“Do you take a walk in the hallway sometimes?”

“Did you have group?”

“What are you thinking?”

Periodically, she gently stroked his arm. Sometimes, she allowed silence.

She reassured him without promising something that may not happen.

“Do you think I’ll be able to go to my Bible study’s Christmas party on Friday?” her son asked.

“Maybe. Hopefully,” was her honest reply.

My friend held it together while in the hospital. Until we stepped outside after visiting hours. The exit door became a faucet for her tears.

I tried to comfort her. “Are you okay?”

“I’m numb,” she said as she softly cried.

I gently stroked her back.

Will her son be released before Christmas? That remains to be seen. Will his new medication restore him to his sweet self? Time will tell.

When is it a good time to be hospitalized for MI? Certainly not at Christmas.

Seventeen years ago Christmas wasn’t a time for celebration. Our son, Chris, had to be hospitalized. Those memories mercifully have begun to fade. Visiting my friend’s son threatened to arouse painful emotions.

“Are you sure you want to go?” asked my husband lovingly. Wondering if it would be too difficult for me to relive reminders of our son’s hospitalization.

“This will be healing for me,” I answered. “I know how much it would have meant if someone sat by me when Chris was hospitalized (if you couldn’t come). Especially if that person knew exactly what I was feeling.”

So I went. And was blessed by what I saw in my friend’s compassionate care of her son.

Her son also impressed me. There he sat in a psychiatric hospital speaking about God’s Word. He quoted verses from the Bible and discussed some of his favorite stories. His shattered cognition didn’t dampen his determination to focus on the Lord. His inner turmoil didn’t rob him of his love for God. My friend can take credit for investing Truth in him. God’s Word promises that His Truth will not come back void.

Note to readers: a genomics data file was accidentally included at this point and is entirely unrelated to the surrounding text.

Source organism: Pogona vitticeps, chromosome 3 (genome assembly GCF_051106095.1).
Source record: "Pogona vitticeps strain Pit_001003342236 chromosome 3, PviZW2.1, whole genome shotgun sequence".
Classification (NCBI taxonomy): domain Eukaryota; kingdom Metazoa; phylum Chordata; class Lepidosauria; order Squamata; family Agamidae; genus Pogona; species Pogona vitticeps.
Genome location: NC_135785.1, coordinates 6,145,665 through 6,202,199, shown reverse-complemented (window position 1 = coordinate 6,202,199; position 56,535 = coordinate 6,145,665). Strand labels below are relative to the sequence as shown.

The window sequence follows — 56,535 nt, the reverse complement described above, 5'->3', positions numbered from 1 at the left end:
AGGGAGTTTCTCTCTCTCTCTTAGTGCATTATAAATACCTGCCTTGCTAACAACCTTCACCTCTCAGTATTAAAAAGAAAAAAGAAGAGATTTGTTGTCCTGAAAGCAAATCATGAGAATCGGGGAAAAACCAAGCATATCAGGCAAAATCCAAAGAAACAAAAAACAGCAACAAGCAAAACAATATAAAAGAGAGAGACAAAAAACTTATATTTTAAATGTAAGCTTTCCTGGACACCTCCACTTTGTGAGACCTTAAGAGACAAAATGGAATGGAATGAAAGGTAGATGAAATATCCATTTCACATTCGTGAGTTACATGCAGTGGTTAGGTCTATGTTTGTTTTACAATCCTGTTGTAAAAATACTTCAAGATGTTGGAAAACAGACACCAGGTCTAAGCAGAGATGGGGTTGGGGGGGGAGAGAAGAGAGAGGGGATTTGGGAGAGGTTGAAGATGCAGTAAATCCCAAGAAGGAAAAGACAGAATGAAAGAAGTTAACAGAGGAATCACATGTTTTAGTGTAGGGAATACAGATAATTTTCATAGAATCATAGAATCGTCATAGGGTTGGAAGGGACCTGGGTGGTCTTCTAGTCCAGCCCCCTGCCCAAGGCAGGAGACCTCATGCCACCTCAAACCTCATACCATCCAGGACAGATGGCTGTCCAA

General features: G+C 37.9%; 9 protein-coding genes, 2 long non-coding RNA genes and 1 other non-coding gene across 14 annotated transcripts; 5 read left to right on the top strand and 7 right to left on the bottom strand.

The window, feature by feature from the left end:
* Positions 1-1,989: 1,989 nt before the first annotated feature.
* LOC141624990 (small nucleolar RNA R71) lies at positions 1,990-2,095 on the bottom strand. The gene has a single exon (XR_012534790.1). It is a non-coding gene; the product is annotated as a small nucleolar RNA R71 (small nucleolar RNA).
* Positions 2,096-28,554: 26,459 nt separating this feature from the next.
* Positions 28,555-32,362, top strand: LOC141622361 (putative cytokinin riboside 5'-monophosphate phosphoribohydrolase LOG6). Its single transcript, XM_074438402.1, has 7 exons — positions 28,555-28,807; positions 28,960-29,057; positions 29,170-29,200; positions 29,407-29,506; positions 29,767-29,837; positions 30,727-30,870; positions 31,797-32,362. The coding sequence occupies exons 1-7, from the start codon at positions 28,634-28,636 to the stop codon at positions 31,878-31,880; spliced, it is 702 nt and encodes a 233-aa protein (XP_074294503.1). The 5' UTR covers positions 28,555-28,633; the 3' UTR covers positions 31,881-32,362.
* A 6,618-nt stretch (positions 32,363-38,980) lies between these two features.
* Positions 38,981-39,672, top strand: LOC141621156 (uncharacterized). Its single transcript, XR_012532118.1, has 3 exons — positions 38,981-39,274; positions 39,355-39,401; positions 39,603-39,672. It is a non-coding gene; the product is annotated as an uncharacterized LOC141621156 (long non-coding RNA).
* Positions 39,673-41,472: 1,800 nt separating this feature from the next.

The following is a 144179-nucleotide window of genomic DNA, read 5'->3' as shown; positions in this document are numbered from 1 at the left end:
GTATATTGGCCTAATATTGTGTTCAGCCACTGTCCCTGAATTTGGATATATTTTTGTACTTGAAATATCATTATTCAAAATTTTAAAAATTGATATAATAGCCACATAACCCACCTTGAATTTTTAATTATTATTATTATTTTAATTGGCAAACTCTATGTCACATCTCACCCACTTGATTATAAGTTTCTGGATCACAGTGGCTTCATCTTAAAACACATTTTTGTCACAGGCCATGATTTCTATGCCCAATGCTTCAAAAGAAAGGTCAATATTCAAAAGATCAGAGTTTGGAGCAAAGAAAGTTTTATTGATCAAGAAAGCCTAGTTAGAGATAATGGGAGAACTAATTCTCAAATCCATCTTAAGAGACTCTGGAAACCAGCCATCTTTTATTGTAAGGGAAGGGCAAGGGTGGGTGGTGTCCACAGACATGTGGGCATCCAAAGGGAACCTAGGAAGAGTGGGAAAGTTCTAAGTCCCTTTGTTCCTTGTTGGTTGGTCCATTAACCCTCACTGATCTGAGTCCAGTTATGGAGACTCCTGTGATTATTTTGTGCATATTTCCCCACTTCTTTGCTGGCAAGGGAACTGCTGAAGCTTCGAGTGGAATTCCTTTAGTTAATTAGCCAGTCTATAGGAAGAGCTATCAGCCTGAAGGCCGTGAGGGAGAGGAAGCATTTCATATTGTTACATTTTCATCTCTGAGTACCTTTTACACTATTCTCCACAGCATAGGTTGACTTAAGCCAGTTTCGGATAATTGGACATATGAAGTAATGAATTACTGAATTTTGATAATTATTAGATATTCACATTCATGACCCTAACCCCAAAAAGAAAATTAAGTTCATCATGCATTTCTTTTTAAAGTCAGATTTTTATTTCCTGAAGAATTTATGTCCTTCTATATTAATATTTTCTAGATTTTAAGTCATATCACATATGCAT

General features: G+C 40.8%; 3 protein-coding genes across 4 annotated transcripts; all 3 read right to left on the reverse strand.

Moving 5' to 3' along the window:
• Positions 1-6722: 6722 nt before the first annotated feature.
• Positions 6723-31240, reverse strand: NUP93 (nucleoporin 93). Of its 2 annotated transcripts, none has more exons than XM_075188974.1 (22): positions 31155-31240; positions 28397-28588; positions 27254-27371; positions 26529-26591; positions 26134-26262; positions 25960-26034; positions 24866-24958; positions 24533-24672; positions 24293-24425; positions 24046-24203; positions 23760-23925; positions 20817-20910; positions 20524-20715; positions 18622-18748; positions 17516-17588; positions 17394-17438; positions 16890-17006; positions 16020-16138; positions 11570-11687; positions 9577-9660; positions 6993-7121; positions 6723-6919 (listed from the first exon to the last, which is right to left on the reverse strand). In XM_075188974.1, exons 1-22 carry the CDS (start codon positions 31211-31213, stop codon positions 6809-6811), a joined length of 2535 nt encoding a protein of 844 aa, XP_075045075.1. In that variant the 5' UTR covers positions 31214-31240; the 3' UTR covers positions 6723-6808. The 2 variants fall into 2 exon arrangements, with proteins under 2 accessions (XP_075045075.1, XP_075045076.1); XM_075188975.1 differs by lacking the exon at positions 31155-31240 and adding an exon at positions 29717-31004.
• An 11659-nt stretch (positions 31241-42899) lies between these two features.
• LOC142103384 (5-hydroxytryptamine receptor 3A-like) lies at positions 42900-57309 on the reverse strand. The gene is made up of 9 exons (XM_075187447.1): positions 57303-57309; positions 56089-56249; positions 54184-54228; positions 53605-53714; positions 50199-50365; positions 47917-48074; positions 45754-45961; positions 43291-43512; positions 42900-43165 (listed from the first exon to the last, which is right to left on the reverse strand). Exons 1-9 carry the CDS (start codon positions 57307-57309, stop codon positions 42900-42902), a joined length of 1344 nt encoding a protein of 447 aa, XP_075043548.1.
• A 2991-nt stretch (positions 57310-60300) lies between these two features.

Isaiah 55:11 tells us, “So shall My word be that goes forth from My mouth; It shall not return to Me void, But it shall accomplish what I please, And it shall prosper in the thing for which I sent it.”  (KJV)

Can anyone relate to the thankless care you provide for your child with MI? Certainly the Lord can. He healed ten lepers, but only one thanked Him. He died on the cross for the sins of all mankind, but men mocked Him as He hung dying. Spewing anger in return for His unconditional love. Countless still ignore His free gift of salvation.

Christ surely knows what it’s like for you. He sees your faithful labors of love. So seek His approval. He’s well-pleased with you. And know this: you’re having a positive impact on your child even though it can’t be measured.

Hang in there, with your focus firmly fixed on Him.

The song “In Christ Alone” (from the Secrets Of The Vine CD) reminds us that, “Here in the power of Christ we stand.”

http://www.youtube.com/watch?v=ExnTlIM5QgE